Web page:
The Buddhist Shooter
It wasn't the Navy. It wasn't the guns. It wasn't Buddhism.
September 17, 2013 - 4:01 pm
After being burned a few, make that several, times, I’ve learned two rules that always apply to the news about something like the recent shootings at the Naval Research Labs:
- First reports are always wrong.
- In case of doubt, refer to Rule 1.
So, let’s review the things we know aren’t true that were reported:
- It was a single shooter, not three.
- He didn’t have an AR-15 or any sort of “assault weapon.”
- He didn’t steal an ID, he had a valid ID.
- He didn’t get a general discharge, and his military discipline problems weren’t major. They also happened mostly in the last couple of years.
There are some things that are being pretty reliably reported now, too:
- He took refuges (read “converted”) and attended a Thai Buddhist temple in Fort Worth.
- He had a history of oddly random instances of anger.
- He was apparently very intelligent (he learned Thai from hanging around with Thai people watching Thai TV. This is not easy.)
- He was being treated by the VA for emotional problems, including “hearing voices.”
Now, here’s what the Mayo Clinic says about the symptoms of paranoid schizophrenia:
Signs and symptoms of paranoid schizophrenia may include:
- Auditory hallucinations, such as hearing voices
- Delusions, such as believing a co-worker wants to poison you
- Emotional distance
- Self-important or condescending manner
- Suicidal thoughts and behavior
With paranoid schizophrenia, you’re less likely to be affected by mood problems or problems with thinking, concentration and attention.
Delusions and hallucinations are the symptoms that make paranoid schizophrenia most distinct from other types of schizophrenia.
- Delusions. In paranoid schizophrenia, a common delusion is that you’re being singled out for harm. For instance, you may believe that the government is monitoring every move you make or that a co-worker is poisoning your lunch. You may also have delusions of grandeur — the belief that you can fly, that you’re famous or that you have a relationship with a famous person, for example. You hold on to these false beliefs despite evidence to the contrary. Delusions can result in aggression or violence if you believe you must act in self-defense against those who want to harm you.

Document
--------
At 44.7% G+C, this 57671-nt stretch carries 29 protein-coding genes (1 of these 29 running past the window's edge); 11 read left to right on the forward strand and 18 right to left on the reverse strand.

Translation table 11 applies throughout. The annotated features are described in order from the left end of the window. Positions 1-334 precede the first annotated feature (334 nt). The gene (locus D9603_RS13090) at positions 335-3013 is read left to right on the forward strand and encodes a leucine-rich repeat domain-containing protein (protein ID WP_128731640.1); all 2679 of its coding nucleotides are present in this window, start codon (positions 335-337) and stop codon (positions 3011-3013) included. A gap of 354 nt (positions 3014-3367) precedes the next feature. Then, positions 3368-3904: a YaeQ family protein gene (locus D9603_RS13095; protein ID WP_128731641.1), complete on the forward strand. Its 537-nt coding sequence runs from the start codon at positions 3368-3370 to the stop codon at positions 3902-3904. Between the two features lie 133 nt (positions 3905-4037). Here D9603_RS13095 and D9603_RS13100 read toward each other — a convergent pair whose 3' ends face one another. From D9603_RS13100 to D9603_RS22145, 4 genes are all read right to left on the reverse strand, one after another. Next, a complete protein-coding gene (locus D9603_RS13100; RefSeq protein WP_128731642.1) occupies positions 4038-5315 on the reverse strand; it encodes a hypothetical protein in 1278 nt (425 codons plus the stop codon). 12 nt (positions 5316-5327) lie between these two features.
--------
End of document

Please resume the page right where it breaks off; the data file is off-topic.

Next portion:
- Auditory hallucinations. An auditory hallucination is the perception of sound — usually voices — that no one else hears. The sounds may be a single voice or many voices. These voices may talk either to you or to each other. The voices are usually unpleasant. They may make ongoing criticisms of what you’re thinking or doing, or make cruel comments about your real or imagined faults. Voices may also command you to do things that can be harmful to yourself or to others. When you have paranoid schizophrenia, these voices seem real. You may talk to or shout at the voices.
Look, it looks pretty classic. As far as the Buddhist thing goes, the priest at the local temple says now he thinks the guy was just looking for a Thai girlfriend. But anyone who has practiced in any Buddhist group is also aware that a fair number of birds with broken wings come in, hoping meditation will help them.
Sometimes it does.